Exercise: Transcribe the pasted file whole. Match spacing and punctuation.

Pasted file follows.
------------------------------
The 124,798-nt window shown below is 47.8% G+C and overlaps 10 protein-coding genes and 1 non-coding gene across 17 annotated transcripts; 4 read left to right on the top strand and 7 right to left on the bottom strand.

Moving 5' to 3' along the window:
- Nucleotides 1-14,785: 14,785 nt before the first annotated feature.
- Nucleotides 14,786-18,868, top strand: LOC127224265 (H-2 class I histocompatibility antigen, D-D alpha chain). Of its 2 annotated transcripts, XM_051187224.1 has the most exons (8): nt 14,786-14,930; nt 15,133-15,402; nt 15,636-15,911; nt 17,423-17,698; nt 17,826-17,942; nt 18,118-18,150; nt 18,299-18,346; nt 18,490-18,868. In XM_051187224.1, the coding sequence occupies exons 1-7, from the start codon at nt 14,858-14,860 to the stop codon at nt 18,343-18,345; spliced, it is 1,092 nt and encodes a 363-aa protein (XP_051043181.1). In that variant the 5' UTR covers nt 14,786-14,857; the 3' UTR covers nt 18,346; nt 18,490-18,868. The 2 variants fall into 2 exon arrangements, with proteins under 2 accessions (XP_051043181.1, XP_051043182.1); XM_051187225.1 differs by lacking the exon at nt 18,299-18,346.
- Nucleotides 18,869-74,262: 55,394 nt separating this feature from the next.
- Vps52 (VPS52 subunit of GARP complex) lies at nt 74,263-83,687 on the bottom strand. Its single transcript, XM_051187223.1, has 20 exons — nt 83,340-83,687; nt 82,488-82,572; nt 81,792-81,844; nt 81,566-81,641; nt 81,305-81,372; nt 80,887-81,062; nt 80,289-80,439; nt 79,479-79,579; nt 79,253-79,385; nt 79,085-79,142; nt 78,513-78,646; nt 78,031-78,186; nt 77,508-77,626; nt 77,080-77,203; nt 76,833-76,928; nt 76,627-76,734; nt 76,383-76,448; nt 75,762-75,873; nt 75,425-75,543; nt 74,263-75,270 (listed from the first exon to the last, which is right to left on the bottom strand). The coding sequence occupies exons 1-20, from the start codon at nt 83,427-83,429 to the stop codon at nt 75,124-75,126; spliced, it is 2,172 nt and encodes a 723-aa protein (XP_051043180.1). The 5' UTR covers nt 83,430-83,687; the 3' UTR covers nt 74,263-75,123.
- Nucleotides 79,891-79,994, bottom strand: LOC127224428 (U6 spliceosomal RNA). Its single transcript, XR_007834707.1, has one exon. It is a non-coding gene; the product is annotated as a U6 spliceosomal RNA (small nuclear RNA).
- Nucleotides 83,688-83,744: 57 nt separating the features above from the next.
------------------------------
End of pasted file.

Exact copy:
The 124,798-nt window shown below is 47.8% G+C and overlaps 10 protein-coding genes and 1 non-coding gene across 17 annotated transcripts; 4 read left to right on the top strand and 7 right to left on the bottom strand.

Moving 5' to 3' along the window:
- Nucleotides 1-14,785: 14,785 nt before the first annotated feature.
- Nucleotides 14,786-18,868, top strand: LOC127224265 (H-2 class I histocompatibility antigen, D-D alpha chain). Of its 2 annotated transcripts, XM_051187224.1 has the most exons (8): nt 14,786-14,930; nt 15,133-15,402; nt 15,636-15,911; nt 17,423-17,698; nt 17,826-17,942; nt 18,118-18,150; nt 18,299-18,346; nt 18,490-18,868. In XM_051187224.1, the coding sequence occupies exons 1-7, from the start codon at nt 14,858-14,860 to the stop codon at nt 18,343-18,345; spliced, it is 1,092 nt and encodes a 363-aa protein (XP_051043181.1). In that variant the 5' UTR covers nt 14,786-14,857; the 3' UTR covers nt 18,346; nt 18,490-18,868. The 2 variants fall into 2 exon arrangements, with proteins under 2 accessions (XP_051043181.1, XP_051043182.1); XM_051187225.1 differs by lacking the exon at nt 18,299-18,346.
- Nucleotides 18,869-74,262: 55,394 nt separating this feature from the next.
- Vps52 (VPS52 subunit of GARP complex) lies at nt 74,263-83,687 on the bottom strand. Its single transcript, XM_051187223.1, has 20 exons — nt 83,340-83,687; nt 82,488-82,572; nt 81,792-81,844; nt 81,566-81,641; nt 81,305-81,372; nt 80,887-81,062; nt 80,289-80,439; nt 79,479-79,579; nt 79,253-79,385; nt 79,085-79,142; nt 78,513-78,646; nt 78,031-78,186; nt 77,508-77,626; nt 77,080-77,203; nt 76,833-76,928; nt 76,627-76,734; nt 76,383-76,448; nt 75,762-75,873; nt 75,425-75,543; nt 74,263-75,270 (listed from the first exon to the last, which is right to left on the bottom strand). The coding sequence occupies exons 1-20, from the start codon at nt 83,427-83,429 to the stop codon at nt 75,124-75,126; spliced, it is 2,172 nt and encodes a 723-aa protein (XP_051043180.1). The 5' UTR covers nt 83,430-83,687; the 3' UTR covers nt 74,263-75,123.
- Nucleotides 79,891-79,994, bottom strand: LOC127224428 (U6 spliceosomal RNA). Its single transcript, XR_007834707.1, has one exon. It is a non-coding gene; the product is annotated as a U6 spliceosomal RNA (small nuclear RNA).
- Nucleotides 83,688-83,744: 57 nt separating the features above from the next.